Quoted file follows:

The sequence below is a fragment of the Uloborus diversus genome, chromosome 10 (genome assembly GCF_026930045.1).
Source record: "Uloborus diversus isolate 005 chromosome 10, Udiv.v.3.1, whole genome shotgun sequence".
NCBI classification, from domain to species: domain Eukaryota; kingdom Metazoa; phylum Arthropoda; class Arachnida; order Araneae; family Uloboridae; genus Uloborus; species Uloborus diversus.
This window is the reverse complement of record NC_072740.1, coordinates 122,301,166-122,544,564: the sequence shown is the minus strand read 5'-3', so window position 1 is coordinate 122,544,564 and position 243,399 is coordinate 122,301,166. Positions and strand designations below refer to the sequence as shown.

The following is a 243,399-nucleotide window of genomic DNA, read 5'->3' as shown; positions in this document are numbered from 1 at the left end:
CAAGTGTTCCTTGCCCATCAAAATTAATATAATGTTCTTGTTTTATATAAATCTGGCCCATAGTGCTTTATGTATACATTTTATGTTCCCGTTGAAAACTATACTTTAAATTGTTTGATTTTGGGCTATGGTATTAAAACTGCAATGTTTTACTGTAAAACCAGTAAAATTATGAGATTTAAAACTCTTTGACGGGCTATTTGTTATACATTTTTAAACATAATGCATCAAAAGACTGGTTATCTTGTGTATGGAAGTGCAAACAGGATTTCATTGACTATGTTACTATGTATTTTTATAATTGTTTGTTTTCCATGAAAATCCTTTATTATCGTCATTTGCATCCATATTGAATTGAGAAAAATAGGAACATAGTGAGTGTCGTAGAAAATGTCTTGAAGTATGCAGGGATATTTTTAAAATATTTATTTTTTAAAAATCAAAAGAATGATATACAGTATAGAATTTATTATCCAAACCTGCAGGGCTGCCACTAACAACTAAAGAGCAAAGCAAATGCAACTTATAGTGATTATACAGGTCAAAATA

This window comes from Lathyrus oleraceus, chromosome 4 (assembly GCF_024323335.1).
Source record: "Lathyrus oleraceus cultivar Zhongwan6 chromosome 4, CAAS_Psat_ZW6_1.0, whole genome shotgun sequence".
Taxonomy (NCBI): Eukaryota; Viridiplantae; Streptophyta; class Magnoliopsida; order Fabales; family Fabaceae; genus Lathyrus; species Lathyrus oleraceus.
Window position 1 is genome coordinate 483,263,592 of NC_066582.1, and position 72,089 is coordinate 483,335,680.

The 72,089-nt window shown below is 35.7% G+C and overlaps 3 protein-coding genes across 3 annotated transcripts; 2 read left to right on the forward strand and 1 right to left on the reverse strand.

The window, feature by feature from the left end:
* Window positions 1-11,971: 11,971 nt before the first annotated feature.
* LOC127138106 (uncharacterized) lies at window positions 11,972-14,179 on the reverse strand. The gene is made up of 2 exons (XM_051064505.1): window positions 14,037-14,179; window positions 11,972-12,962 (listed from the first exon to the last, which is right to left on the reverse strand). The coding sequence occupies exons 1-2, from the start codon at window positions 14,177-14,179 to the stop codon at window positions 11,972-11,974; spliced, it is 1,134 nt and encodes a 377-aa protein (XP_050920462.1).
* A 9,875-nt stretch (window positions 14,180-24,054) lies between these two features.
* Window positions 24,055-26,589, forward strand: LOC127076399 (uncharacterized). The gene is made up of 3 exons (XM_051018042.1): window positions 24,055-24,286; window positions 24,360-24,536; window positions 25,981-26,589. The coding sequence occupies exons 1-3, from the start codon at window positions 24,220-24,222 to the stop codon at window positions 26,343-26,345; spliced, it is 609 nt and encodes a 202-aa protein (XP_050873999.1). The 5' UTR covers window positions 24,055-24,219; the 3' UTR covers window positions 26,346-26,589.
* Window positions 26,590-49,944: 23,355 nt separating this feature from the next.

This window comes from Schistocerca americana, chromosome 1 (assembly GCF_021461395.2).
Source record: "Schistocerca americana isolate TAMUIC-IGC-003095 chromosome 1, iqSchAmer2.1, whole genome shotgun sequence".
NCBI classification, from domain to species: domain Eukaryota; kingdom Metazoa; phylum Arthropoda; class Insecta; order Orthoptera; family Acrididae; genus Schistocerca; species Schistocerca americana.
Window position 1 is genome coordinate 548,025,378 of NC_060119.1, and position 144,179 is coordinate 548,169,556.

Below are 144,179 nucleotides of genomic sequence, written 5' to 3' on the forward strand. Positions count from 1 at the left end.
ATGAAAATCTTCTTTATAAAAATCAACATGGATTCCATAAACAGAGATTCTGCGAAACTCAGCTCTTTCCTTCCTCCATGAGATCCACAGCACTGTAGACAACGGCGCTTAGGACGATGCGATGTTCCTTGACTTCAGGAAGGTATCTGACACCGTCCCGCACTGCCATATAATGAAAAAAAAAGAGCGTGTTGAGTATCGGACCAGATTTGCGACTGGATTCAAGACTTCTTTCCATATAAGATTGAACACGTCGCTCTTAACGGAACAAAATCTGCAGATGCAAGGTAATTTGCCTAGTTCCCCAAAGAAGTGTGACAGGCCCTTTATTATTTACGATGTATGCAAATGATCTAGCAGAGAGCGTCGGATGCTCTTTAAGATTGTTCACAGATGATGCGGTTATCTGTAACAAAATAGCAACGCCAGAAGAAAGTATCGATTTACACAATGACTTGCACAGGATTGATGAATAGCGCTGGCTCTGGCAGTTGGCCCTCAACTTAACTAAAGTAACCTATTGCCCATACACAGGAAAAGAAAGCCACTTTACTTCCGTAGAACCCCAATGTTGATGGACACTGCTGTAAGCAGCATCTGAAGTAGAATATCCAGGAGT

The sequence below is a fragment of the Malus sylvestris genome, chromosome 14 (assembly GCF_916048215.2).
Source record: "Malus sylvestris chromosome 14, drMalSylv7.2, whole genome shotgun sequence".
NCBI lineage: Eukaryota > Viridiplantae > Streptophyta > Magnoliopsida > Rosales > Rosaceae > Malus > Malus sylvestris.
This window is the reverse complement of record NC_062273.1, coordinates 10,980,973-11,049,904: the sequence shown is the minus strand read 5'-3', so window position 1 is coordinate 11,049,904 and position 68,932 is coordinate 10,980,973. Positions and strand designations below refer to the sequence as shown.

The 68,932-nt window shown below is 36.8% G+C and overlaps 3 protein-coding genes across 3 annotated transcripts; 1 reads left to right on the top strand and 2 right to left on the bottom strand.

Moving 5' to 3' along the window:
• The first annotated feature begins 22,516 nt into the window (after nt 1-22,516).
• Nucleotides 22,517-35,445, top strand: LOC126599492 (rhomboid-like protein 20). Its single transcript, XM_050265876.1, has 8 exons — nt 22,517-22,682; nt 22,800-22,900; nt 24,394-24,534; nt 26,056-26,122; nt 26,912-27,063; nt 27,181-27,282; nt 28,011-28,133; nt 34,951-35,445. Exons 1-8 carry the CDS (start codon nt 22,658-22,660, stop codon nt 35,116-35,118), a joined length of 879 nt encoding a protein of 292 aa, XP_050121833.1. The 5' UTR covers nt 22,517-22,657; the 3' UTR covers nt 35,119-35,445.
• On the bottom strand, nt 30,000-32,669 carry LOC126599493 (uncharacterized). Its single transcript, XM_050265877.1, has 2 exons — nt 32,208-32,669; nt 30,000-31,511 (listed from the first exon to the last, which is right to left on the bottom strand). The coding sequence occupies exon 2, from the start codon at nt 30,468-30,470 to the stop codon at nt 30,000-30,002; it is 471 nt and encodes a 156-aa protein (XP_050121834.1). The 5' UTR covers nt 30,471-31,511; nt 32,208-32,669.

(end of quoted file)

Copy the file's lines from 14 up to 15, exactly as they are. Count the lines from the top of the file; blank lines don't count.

* LOC127138106 (uncharacterized) lies at window positions 11,972-14,179 on the reverse strand. The gene is made up of 2 exons (XM_051064505.1): window positions 14,037-14,179; window positions 11,972-12,962 (listed from the first exon to the last, which is right to left on the reverse strand). The coding sequence occupies exons 1-2, from the start codon at window positions 14,177-14,179 to the stop codon at window positions 11,972-11,974; spliced, it is 1,134 nt and encodes a 377-aa protein (XP_050920462.1).
* A 9,875-nt stretch (window positions 14,180-24,054) lies between these two features.